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What Makes Biology Unique?: Considerations on the Autonomy of a Scientific Discipline

4.18  ·  Rating Details ·  77 Ratings  ·  8 Reviews
This collection of revised and new essays argues that biology is an autonomous science rather than a branch of the physical sciences. Ernst Mayr, widely considered the most eminent evolutionary biologist of the 20th century, offers insights on the history of evolutionary thought, critiques the conditions of philosophy to the science of biology, and comments on several of t ...more
Hardcover, 232 pages
Published August 9th 2004 by Cambridge University Press (first published 1997)
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Willis Oliveira
É o meu primeiro contato com um livro do Ernst W. Mayr e acredito ter tido sorte, já que temos aqui uma espécie de compilados de seus ensaios, que funcionam tanto como revisão de textos presentes em obras anteriores, como mesmo um convite à essas obras, inclusive pelo autor se referir à muitas delas como análises mais profundas sobre certos temas apresentados em Biologia, Ciência Única - Reflexões sobre a autonomia de uma disciplina científica.

Embora sejam ensaios, tratando principalmente sobre
...more
Atila Iamarino
Jun 13, 2015 Atila Iamarino rated it it was amazing  ·  review of another edition
Como me arrependo de ter adiado a leitura desse livro. Fantástico. A amarração das ideias, a apresentação da diferença entre biologia e ciências exatas, a descrição dos pontos defendidos por Darwin. É impressionante a lucidez de Mayr ao escrever esse livro com mais de 90 anos e o quão evidente fica a experiência dele em cada parágrafo.
Bill
Jun 12, 2015 Bill rated it really liked it  ·  review of another edition
This collection of revised and new articles reads as smoothy as if it had been written as a single piece. Each chapter provides a distillation of ideas in Mayr's long career and gives ample food for thought about evolutionary issues and often highlights disagreements within biology about certain points (such as the factors which caused Australopithecus to develop into Homo). It is entirely refreshing in its treatment of creationism--briefly mentioned and quickly dismissed; the reader does not ha ...more
Peter
Jan 04, 2011 Peter rated it liked it
Shelves: phil, biol
At some point I realized that basically everyone who is well known in the philosophy of science, everywhere on the positivist-anarchist spectrum, writes very selectively about a very small number of "test cases" -- planetary astronomy, relativity and quantum mechanics, phlogiston, and -- and thus we have "debates" in philosophy of science between competing "theories" that might work well for physics, but are all completely inapplicable to geology, biology, psychology, or, well, anything naturali ...more
eric
Jun 06, 2008 eric rated it really liked it  ·  review of another edition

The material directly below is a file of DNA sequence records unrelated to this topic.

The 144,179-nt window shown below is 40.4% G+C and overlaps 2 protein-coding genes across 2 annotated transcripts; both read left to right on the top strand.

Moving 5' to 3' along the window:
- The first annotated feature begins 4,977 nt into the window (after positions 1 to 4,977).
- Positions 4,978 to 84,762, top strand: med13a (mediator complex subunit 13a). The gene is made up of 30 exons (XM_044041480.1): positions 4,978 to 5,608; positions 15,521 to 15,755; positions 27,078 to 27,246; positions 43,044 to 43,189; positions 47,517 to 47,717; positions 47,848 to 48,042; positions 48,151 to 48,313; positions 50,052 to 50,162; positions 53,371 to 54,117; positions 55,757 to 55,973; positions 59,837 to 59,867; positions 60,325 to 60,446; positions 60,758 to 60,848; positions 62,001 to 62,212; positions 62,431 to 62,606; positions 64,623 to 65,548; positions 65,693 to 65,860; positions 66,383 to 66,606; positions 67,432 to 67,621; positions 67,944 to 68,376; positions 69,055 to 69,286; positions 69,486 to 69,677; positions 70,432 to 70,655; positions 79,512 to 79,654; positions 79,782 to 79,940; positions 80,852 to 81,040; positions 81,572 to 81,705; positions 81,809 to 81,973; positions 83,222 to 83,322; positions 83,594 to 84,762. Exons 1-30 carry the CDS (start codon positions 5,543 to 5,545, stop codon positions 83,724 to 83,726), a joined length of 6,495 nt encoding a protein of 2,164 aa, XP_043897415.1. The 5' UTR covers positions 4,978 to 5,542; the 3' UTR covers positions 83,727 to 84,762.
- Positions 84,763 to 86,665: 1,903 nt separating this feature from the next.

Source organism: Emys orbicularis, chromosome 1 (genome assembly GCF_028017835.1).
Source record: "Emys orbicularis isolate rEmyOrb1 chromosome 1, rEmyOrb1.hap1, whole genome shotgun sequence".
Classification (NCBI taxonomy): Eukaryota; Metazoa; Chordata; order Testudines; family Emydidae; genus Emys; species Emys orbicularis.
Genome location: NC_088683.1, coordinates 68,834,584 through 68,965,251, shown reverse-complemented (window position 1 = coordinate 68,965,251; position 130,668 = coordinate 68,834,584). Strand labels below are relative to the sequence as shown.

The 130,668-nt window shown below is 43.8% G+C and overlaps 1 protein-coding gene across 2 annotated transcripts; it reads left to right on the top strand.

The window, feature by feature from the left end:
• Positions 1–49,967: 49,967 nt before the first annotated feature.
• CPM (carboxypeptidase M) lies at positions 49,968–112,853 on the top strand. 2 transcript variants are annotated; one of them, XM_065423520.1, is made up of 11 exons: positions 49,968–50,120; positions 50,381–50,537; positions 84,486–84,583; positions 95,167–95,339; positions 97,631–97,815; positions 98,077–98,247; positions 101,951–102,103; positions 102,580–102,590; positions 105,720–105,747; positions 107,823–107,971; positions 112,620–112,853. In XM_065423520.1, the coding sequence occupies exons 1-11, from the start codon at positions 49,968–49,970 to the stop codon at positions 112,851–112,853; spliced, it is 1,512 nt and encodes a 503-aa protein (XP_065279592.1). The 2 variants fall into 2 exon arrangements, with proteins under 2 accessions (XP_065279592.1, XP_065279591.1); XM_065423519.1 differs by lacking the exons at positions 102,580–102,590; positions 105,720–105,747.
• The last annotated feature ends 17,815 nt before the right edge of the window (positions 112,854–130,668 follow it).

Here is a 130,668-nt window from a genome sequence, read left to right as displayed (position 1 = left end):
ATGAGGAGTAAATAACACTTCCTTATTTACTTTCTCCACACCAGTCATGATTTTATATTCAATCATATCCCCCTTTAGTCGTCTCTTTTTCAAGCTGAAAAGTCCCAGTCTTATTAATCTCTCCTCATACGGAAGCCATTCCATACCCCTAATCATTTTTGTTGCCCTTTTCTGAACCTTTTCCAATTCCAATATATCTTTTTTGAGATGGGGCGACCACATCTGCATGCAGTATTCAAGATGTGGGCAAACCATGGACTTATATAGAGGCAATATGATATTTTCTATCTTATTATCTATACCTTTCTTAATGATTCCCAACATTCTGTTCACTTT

this book actually consists of a mix of previous and new essays by the evolutionary biologist and philosopher of science ernst mayr. it is a fairly technical treatise describing, among other things, why biology cannot be analyzed according the reductionist principles that have guided the physical sciences. as such, i wouldn't necessarily recommend it to the non-scientist.

on the other hand if the physical or biological scientist reader can forgive the elder statesman some philosophical grumpines
...more
Larry
May 12, 2009 Larry rated it it was amazing  ·  review of another edition
Shelves: kindle
Mayr was the one of foremost scholars of evolutionary biology since Darwin. In this collection of essays, published just months before his death at the age of 100, Mayr discusses why Biology is a science different from all others, and why Darwin's Theory of Evolution by means of Natural Selection is actually 5 theories that can be independently tested. It is this observation that goes a long way to understanding the difficulties in the acceptance of Darwin's work.

Mayr was a scientist of great i
...more
Garrett Mccutcheon
Jan 16, 2014 Garrett Mccutcheon rated it really liked it  ·  review of another edition
Shelves: biology, philosophy
Mayr lays out his vision of a philosophy of science as it concerns biology. In doing so, he provides clear and concise refutations of a number of philosophies that other authors have put forward. Mayr occasionally could be accused of making an argument from authority; however, one could say that he's earned the right to make those arguments. It should be noted that this work draws heavily on prior works of Mayr's and as such serves mostly as a primer or condensed description of his philosophy.
Jason Gordon
Oct 08, 2012 Jason Gordon rated it it was amazing  ·  review of another edition
A really incredible book. Ernst Mayr is quite a smart scientist and an excellent philosopher. Philosophers of science as well as physicists have a lot to learn from this text.
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Ernst Walter Mayr (July 5, 1904 – February 3, 2005) was one of the 20th century's leading evolutionary biologists. He was also a renowned taxonomist, tropical explorer, ornithologist, and historian of science. His work contributed to the conceptual revolution that led to the modern evolutionary synthesis of Mendelian genetics, systematics, and Darwinian evolution, and to the development of the bio ...more
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